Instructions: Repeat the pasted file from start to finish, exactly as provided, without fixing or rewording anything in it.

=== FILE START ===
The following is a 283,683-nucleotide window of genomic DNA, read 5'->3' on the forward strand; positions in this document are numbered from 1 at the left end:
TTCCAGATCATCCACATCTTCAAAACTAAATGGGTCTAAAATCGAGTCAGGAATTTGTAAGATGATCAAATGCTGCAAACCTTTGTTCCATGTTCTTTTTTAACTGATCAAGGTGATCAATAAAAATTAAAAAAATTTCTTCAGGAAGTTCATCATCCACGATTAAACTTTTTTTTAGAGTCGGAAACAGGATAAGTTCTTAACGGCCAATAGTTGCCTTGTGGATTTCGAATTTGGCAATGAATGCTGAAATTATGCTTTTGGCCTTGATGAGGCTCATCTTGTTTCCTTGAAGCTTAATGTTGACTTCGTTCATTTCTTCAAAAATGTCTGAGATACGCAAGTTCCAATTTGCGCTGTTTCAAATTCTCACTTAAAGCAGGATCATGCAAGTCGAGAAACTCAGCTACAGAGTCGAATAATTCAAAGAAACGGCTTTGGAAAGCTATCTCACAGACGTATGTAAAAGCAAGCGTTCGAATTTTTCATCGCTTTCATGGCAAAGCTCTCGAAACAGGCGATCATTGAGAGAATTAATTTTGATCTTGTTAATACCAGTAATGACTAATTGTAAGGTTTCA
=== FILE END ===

The following is a 283,683-nucleotide window of genomic DNA, read 5'->3' on the forward strand; positions in this document are numbered from 1 at the left end:
TTCCAGATCATCCACATCTTCAAAACTAAATGGGTCTAAAATCGAGTCAGGAATTTGTAAGATGATCAAATGCTGCAAACCTTTGTTCCATGTTCTTTTTTAACTGATCAAGGTGATCAATAAAAATTAAAAAAATTTCTTCAGGAAGTTCATCATCCACGATTAAACTTTTTTTTAGAGTCGGAAACAGGATAAGTTCTTAACGGCCAATAGTTGCCTTGTGGATTTCGAATTTGGCAATGAATGCTGAAATTATGCTTTTGGCCTTGATGAGGCTCATCTTGTTTCCTTGAAGCTTAATGTTGACTTCGTTCATTTCTTCAAAAATGTCTGAGATACGCAAGTTCCAATTTGCGCTGTTTCAAATTCTCACTTAAAGCAGGATCATGCAAGTCGAGAAACTCAGCTACAGAGTCGAATAATTCAAAGAAACGGCTTTGGAAAGCTATCTCACAGACGTATGTAAAAGCAAGCGTTCGAATTTTTCATCGCTTTCATGGCAAAGCTCTCGAAACAGGCGATCATTGAGAGAATTAATTTTGATCTTGTTAATACCAGTAATGACTAATTGTAAGGTTTCA